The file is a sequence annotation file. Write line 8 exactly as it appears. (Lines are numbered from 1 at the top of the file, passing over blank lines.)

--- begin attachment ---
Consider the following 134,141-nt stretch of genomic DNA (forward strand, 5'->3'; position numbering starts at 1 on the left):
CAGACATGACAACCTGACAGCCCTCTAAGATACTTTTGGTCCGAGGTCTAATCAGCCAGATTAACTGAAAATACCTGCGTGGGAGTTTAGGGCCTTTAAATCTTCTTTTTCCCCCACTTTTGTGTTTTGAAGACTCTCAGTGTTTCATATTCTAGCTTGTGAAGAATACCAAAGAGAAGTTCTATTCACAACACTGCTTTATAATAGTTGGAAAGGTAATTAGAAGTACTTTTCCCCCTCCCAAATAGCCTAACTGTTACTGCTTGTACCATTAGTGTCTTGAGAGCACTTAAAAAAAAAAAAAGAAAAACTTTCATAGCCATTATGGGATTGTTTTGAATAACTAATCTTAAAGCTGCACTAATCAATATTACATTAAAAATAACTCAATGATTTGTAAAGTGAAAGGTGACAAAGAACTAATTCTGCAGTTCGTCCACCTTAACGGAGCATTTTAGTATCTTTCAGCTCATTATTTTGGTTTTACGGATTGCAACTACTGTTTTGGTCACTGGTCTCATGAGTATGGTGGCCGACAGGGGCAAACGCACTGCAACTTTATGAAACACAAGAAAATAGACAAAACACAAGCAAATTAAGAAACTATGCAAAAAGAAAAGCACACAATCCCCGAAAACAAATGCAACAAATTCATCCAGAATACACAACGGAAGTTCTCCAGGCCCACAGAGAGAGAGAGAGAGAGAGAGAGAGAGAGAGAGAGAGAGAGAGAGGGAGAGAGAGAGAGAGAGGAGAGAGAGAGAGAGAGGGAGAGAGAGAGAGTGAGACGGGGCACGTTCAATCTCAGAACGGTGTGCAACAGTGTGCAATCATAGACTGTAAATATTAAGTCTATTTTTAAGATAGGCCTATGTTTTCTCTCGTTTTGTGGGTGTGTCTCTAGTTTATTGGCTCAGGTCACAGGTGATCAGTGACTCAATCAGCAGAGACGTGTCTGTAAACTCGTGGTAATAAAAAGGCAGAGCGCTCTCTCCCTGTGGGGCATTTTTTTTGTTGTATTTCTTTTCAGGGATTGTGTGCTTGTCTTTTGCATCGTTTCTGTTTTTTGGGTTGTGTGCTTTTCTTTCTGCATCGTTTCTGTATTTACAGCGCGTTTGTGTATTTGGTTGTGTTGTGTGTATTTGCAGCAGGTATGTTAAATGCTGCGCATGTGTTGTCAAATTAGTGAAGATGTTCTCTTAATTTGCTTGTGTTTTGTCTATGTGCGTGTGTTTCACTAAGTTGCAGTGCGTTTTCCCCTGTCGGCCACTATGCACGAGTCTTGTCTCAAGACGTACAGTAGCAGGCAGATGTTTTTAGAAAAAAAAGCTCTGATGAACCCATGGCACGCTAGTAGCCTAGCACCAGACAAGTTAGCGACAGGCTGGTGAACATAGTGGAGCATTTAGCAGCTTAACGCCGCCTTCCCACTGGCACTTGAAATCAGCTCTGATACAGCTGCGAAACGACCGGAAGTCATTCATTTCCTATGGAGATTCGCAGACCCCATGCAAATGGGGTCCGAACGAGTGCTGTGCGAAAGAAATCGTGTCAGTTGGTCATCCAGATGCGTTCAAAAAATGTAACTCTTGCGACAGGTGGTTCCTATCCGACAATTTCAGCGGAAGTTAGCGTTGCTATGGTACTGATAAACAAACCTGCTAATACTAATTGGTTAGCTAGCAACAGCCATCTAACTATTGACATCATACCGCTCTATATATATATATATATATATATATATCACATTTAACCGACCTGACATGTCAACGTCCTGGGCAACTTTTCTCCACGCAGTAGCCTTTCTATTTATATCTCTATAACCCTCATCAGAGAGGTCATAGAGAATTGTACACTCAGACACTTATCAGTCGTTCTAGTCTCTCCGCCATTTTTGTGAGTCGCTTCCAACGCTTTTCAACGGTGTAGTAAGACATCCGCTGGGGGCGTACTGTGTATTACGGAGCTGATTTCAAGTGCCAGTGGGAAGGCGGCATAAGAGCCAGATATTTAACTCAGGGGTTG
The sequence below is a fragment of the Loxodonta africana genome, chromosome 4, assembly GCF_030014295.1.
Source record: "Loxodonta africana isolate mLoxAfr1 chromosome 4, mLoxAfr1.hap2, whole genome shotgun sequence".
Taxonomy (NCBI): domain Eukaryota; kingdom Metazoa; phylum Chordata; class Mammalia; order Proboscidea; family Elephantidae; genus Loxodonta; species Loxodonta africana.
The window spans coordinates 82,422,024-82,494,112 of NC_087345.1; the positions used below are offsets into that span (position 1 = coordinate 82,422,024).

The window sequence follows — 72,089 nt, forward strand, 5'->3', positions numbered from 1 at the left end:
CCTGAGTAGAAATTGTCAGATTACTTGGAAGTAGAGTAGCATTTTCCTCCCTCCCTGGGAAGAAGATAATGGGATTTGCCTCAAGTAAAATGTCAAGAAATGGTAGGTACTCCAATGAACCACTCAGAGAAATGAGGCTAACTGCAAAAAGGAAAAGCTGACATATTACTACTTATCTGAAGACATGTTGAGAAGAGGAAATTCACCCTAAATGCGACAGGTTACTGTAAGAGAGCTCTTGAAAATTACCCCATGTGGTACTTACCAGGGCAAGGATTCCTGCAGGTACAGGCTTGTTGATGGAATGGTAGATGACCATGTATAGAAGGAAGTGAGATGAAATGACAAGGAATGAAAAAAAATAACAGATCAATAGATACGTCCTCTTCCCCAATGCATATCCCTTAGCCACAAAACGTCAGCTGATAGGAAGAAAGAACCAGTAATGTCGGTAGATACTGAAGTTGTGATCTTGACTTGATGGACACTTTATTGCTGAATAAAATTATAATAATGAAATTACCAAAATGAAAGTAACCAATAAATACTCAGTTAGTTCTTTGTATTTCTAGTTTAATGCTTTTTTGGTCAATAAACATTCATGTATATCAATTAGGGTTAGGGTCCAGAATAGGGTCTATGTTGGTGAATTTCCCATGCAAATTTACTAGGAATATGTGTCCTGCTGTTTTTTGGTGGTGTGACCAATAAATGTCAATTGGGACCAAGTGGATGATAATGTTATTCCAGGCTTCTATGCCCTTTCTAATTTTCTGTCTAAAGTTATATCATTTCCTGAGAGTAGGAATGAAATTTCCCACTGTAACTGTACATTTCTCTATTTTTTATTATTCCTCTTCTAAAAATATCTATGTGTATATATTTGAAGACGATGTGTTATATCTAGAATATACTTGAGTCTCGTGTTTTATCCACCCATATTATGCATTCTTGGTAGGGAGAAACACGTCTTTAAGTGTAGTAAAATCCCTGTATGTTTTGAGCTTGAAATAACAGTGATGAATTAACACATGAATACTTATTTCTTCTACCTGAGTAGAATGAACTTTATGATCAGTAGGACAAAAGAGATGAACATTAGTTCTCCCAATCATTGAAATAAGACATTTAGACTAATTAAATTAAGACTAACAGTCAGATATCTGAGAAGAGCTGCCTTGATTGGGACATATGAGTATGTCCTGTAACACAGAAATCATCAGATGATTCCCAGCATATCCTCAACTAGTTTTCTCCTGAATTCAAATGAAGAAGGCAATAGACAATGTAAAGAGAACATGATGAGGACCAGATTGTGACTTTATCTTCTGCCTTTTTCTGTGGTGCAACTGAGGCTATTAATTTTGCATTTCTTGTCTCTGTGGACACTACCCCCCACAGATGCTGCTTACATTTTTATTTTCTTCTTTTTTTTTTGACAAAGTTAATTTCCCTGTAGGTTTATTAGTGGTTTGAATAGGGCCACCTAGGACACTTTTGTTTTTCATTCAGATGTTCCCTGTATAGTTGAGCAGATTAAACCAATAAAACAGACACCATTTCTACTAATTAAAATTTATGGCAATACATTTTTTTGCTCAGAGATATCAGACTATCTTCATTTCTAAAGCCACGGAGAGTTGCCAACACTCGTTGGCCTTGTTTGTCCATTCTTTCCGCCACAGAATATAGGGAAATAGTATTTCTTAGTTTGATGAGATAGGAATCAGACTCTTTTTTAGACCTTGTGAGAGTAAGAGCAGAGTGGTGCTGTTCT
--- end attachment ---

CCTGAGTAGAAATTGTCAGATTACTTGGAAGTAGAGTAGCATTTTCCTCCCTCCCTGGGAAGAAGATAATGGGATTTGCCTCAAGTAAAATGTCAAGAAATGGTAGGTACTCCAATGAACCACTCAGAGAAATGAGGCTAACTGCAAAAAGGAAAAGCTGACATATTACTACTTATCTGAAGACATGTTGAGAAGAGGAAATTCACCCTAAATGCGACAGGTTACTGTAAGAGAGCTCTTGAAAATTACCCCATGTGGTACTTACCAGGGCAAGGATTCCTGCAGGTACAGGCTTGTTGATGGAATGGTAGATGACCATGTATAGAAGGAAGTGAGATGAAATGACAAGGAATGAAAAAAAATAACAGATCAATAGATACGTCCTCTTCCCCAATGCATATCCCTTAGCCACAAAACGTCAGCTGATAGGAAGAAAGAACCAGTAATGTCGGTAGATACTGAAGTTGTGATCTTGACTTGATGGACACTTTATTGCTGAATAAAATTATAATAATGAAATTACCAAAATGAAAGTAACCAATAAATACTCAGTTAGTTCTTTGTATTTCTAGTTTAATGCTTTTTTGGTCAATAAACATTCATGTATATCAATTAGGGTTAGGGTCCAGAATAGGGTCTATGTTGGTGAATTTCCCATGCAAATTTACTAGGAATATGTGTCCTGCTGTTTTTTGGTGGTGTGACCAATAAATGTCAATTGGGACCAAGTGGATGATAATGTTATTCCAGGCTTCTATGCCCTTTCTAATTTTCTGTCTAAAGTTATATCATTTCCTGAGAGTAGGAATGAAATTTCCCACTGTAACTGTACATTTCTCTATTTTTTATTATTCCTCTTCTAAAAATATCTATGTGTATATATTTGAAGACGATGTGTTATATCTAGAATATACTTGAGTCTCGTGTTTTATCCACCCATATTATGCATTCTTGGTAGGGAGAAACACGTCTTTAAGTGTAGTAAAATCCCTGTATGTTTTGAGCTTGAAATAACAGTGATGAATTAACACATGAATACTTATTTCTTCTACCTGAGTAGAATGAACTTTATGATCAGTAGGACAAAAGAGATGAACATTAGTTCTCCCAATCATTGAAATAAGACATTTAGACTAATTAAATTAAGACTAACAGTCAGATATCTGAGAAGAGCTGCCTTGATTGGGACATATGAGTATGTCCTGTAACACAGAAATCATCAGATGATTCCCAGCATATCCTCAACTAGTTTTCTCCTGAATTCAAATGAAGAAGGCAATAGACAATGTAAAGAGAACATGATGAGGACCAGATTGTGACTTTATCTTCTGCCTTTTTCTGTGGTGCAACTGAGGCTATTAATTTTGCATTTCTTGTCTCTGTGGACACTACCCCCCACAGATGCTGCTTACATTTTTATTTTCTTCTTTTTTTTTTGACAAAGTTAATTTCCCTGTAGGTTTATTAGTGGTTTGAATAGGGCCACCTAGGACACTTTTGTTTTTCATTCAGATGTTCCCTGTATAGTTGAGCAGATTAAACCAATAAAACAGACACCATTTCTACTAATTAAAATTTATGGCAATACATTTTTTTGCTCAGAGATATCAGACTATCTTCATTTCTAAAGCCACGGAGAGTTGCCAACACTCGTTGGCCTTGTTTGTCCATTCTTTCCGCCACAGAATATAGGGAAATAGTATTTCTTAGTTTGATGAGATAGGAATCAGACTCTTTTTTAGACCTTGTGAGAGTAAGAGCAGAGTGGTGCTGTTCT